This story suggests that Ford knew his gig – which was to mold a new production process to manufacture a car for everyone. But it also demonstrates the constant value of being interested in the world out there. Note that being interested is not the same as being interesting. Ford did not, as far as we know, wander over to the crash scene in order to impress others with his knowledge of automobile production or to regale them with stories of his exploits as a race-car driver. He simply followed his curiosities to the scene.
Idea Hunters do not place themselves where all of the competition is – browsing the same publications, going to the same web sites, comparing notes with the same people, and winding up with variations (at best) of the same tired ideas. They seek out a diverse collection of sources, which allows them to adapt ideas from untypical places. This part of idea work requires a wide intellectual bandwidth, which is the breadth of information and knowledge to which we are receptive. Such breadth or diversity makes it possible to span distances – between, for example, your specialty and other specialties.
One leader who consciously seeks to widen his bandwidth is Jack Hughes, founder and chairman of TopCoder, a global software firm based in the United States. His company has pioneered the model of “crowdsourcing” in that industry, spawning a community of more than 250,000 freelance software developers around the world. Hughes has helped create intense buzz around the organization by adapting ideas from other business and non-business arenas.
To be sure, he and his team stay on top of technical developments in their field. But they are emphatic about the need to look for business ideas elsewhere. Referring to the software industry, he told us, “I almost never look to the existing discipline for new ideas. Most of the time, I actively avoid it….so I look to other disciplines – manufacturing, the arts, science, finance,” and – most fruitfully perhaps – sports. For example, he has developed a first-of-its-kind ratings system for independent software coders, modeled on Major League Baseball statistics. He has also examined the tournament structure of college basketball in the United States and applied that structure to software competitions held by TopCoder. This is the modus operandi of the company; members of the community take part in contests to come up with creative designs and solutions.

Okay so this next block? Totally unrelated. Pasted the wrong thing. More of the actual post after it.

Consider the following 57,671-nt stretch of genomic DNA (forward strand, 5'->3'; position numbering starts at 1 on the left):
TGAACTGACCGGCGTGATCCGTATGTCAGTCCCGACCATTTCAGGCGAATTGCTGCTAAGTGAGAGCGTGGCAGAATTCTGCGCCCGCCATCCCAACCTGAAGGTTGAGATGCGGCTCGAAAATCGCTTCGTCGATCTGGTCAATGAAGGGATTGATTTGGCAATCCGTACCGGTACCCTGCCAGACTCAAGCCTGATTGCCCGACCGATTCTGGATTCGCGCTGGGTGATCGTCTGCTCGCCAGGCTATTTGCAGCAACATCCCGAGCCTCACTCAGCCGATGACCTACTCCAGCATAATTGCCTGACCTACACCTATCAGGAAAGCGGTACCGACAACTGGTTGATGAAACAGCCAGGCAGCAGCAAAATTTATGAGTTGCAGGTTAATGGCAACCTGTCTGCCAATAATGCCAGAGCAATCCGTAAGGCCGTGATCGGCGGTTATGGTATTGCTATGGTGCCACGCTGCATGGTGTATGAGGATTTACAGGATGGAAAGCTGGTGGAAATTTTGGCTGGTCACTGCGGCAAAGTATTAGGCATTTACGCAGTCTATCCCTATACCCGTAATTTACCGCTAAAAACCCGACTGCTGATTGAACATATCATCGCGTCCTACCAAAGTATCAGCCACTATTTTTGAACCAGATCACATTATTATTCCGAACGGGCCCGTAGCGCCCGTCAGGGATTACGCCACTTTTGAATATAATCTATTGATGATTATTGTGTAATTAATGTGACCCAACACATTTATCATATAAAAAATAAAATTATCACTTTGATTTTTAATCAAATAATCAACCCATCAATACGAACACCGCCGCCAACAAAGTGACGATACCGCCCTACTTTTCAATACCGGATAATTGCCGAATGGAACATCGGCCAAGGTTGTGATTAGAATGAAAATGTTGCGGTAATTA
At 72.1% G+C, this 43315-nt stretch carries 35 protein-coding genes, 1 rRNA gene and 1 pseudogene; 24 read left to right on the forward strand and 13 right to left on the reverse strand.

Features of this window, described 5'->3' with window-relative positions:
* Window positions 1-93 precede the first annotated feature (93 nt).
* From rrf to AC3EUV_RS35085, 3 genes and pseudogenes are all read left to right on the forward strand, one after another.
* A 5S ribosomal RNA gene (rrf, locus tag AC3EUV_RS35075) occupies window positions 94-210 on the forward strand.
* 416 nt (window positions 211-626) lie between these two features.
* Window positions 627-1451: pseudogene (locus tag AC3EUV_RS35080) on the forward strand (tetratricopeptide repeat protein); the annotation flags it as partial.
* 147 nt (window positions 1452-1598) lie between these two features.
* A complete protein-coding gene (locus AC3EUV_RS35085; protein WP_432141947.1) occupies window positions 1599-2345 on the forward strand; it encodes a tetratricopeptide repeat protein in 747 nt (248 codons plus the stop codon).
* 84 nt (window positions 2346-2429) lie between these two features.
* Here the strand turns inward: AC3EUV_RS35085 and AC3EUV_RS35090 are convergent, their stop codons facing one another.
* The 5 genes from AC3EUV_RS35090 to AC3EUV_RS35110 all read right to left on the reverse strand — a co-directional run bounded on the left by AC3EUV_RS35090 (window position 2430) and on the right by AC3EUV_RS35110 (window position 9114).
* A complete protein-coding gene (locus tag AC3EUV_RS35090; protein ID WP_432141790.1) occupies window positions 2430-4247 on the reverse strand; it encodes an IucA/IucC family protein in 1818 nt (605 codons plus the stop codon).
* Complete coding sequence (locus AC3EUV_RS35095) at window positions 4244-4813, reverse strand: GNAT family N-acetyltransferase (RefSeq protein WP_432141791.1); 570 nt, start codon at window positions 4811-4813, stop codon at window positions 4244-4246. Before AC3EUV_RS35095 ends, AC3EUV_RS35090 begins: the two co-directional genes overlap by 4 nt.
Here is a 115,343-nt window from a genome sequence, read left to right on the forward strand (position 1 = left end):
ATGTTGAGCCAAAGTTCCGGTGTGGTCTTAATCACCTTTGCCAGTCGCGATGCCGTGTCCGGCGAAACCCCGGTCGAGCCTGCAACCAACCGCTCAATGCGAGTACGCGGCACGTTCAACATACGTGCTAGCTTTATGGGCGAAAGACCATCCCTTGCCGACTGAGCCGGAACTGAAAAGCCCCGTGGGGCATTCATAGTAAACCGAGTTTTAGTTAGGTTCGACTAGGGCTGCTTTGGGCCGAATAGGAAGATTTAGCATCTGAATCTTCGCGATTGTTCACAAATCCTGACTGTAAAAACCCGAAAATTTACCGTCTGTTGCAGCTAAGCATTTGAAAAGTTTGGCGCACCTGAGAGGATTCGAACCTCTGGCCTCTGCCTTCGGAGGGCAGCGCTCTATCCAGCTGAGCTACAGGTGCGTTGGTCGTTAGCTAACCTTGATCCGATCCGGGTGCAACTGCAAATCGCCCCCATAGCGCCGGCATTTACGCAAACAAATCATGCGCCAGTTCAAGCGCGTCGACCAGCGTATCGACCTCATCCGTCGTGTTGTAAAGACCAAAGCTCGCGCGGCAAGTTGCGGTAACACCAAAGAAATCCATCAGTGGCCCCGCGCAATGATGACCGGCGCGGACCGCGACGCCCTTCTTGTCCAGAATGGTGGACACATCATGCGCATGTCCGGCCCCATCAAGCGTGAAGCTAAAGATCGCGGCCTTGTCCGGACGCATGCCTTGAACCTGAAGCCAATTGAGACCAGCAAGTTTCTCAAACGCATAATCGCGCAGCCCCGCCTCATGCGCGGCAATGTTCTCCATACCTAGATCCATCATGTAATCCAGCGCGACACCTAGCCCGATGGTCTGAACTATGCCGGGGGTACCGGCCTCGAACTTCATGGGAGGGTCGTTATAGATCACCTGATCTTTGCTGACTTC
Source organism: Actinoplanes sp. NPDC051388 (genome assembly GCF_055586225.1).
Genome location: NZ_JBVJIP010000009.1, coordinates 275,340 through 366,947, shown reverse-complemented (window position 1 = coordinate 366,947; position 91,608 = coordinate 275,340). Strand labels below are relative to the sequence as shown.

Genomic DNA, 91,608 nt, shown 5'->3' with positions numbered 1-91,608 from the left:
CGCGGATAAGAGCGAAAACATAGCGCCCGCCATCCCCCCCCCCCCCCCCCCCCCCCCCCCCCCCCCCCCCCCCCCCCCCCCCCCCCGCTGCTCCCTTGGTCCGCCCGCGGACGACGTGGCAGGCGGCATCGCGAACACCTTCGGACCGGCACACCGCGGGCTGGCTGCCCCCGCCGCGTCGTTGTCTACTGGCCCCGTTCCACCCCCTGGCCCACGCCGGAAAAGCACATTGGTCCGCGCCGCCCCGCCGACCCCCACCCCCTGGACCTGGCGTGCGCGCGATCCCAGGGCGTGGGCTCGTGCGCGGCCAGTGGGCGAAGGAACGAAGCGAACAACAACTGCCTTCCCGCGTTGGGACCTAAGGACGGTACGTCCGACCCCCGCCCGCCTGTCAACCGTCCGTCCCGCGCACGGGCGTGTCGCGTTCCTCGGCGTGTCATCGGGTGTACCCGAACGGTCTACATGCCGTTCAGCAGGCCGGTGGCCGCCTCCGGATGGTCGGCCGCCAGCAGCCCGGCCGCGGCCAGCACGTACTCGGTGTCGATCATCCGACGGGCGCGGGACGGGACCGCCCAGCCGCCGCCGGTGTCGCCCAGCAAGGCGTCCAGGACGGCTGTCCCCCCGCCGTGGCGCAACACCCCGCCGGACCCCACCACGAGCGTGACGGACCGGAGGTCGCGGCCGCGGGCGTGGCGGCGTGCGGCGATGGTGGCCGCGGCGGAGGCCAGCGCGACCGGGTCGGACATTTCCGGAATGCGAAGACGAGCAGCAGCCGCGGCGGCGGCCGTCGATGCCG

Hughes noted, “We are experts in software, but we’re not going to learn a lot” from other software developers about gaining an edge in this business. “There’s a parochialism among the experts that sort of blinds them to what could be,” he explained, adding – “We want diversity.”
The most experienced Idea Hunters are exercised, engaged in daily training, though it is hardly a chore for them because they take pleasure in the Hunt. Many of them keep notebooks where they record what they have seen and heard, and they connect their personal experiences and impression to their projects and proposals. One key to being exercised is to develop the skills of observation, which includes knowing what needs to be observed closely (a function of one’s gig). These skills go hand in hand with other habits of the Hunt, such as recording your observations (with or without a notebook).
There is a point at which observing and noting give way to prototyping – that is, to rough expressions of an idea. When people hear the word “prototype,” they may think of a full-scale mockup of a product, program, or design. We look at it differently – as a less formal, everyday activity. When a sales manager maps out the possible structure of a presentation she will make on behalf of her team, she is prototyping. If she does it legibly enough for someone to look at, then it is a more effective prototype, because she makes it easier to elicit feedback.
Prototyping should begin as early as possible in an innovation process, not just when it is time to show clients a few carefully crafted versions of what is being developed. Because of its tangibility, prototyping allows a team or individual to start thinking in practical terms about an idea, to start getting a picture of what the final result might look like.
At the same time, these first renderings do not have to look pretty. They can be very rough, which makes it possible to think more freely and seek to innovate more boldly. As a result, a person or team can move ahead without the fear of failure that is too often a killer of innovation. Prototyping is one of the regular exercises of The Hunt.